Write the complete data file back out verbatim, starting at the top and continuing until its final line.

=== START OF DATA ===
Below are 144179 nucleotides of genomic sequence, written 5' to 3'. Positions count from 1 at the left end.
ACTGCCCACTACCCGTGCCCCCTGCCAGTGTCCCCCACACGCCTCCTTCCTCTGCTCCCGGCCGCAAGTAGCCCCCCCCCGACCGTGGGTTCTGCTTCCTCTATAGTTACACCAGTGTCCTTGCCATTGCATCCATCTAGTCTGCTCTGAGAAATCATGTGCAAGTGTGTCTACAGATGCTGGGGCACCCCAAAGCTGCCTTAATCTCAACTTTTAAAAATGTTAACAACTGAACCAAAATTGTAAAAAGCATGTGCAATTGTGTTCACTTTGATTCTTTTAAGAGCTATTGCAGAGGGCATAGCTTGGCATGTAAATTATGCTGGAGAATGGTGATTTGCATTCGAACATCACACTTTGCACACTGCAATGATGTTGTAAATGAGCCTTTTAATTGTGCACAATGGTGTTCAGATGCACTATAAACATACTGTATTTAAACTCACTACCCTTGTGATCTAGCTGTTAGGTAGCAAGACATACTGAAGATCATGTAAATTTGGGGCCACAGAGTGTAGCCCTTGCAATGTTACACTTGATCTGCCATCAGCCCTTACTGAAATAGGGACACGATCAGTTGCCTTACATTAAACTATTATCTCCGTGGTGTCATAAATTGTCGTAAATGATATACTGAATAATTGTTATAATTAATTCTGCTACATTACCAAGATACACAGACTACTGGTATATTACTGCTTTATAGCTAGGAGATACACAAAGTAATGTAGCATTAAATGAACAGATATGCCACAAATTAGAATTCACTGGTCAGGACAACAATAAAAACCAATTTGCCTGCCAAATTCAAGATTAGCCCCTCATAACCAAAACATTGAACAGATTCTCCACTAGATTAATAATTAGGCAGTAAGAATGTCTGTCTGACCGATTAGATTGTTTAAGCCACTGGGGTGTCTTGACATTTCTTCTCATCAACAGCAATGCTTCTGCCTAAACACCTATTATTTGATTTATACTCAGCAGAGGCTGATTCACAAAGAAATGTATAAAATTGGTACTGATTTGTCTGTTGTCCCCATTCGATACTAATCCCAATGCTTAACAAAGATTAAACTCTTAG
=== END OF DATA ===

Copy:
Below are 144179 nucleotides of genomic sequence, written 5' to 3'. Positions count from 1 at the left end.
ACTGCCCACTACCCGTGCCCCCTGCCAGTGTCCCCCACACGCCTCCTTCCTCTGCTCCCGGCCGCAAGTAGCCCCCCCCCGACCGTGGGTTCTGCTTCCTCTATAGTTACACCAGTGTCCTTGCCATTGCATCCATCTAGTCTGCTCTGAGAAATCATGTGCAAGTGTGTCTACAGATGCTGGGGCACCCCAAAGCTGCCTTAATCTCAACTTTTAAAAATGTTAACAACTGAACCAAAATTGTAAAAAGCATGTGCAATTGTGTTCACTTTGATTCTTTTAAGAGCTATTGCAGAGGGCATAGCTTGGCATGTAAATTATGCTGGAGAATGGTGATTTGCATTCGAACATCACACTTTGCACACTGCAATGATGTTGTAAATGAGCCTTTTAATTGTGCACAATGGTGTTCAGATGCACTATAAACATACTGTATTTAAACTCACTACCCTTGTGATCTAGCTGTTAGGTAGCAAGACATACTGAAGATCATGTAAATTTGGGGCCACAGAGTGTAGCCCTTGCAATGTTACACTTGATCTGCCATCAGCCCTTACTGAAATAGGGACACGATCAGTTGCCTTACATTAAACTATTATCTCCGTGGTGTCATAAATTGTCGTAAATGATATACTGAATAATTGTTATAATTAATTCTGCTACATTACCAAGATACACAGACTACTGGTATATTACTGCTTTATAGCTAGGAGATACACAAAGTAATGTAGCATTAAATGAACAGATATGCCACAAATTAGAATTCACTGGTCAGGACAACAATAAAAACCAATTTGCCTGCCAAATTCAAGATTAGCCCCTCATAACCAAAACATTGAACAGATTCTCCACTAGATTAATAATTAGGCAGTAAGAATGTCTGTCTGACCGATTAGATTGTTTAAGCCACTGGGGTGTCTTGACATTTCTTCTCATCAACAGCAATGCTTCTGCCTAAACACCTATTATTTGATTTATACTCAGCAGAGGCTGATTCACAAAGAAATGTATAAAATTGGTACTGATTTGTCTGTTGTCCCCATTCGATACTAATCCCAATGCTTAACAAAGATTAAACTCTTAG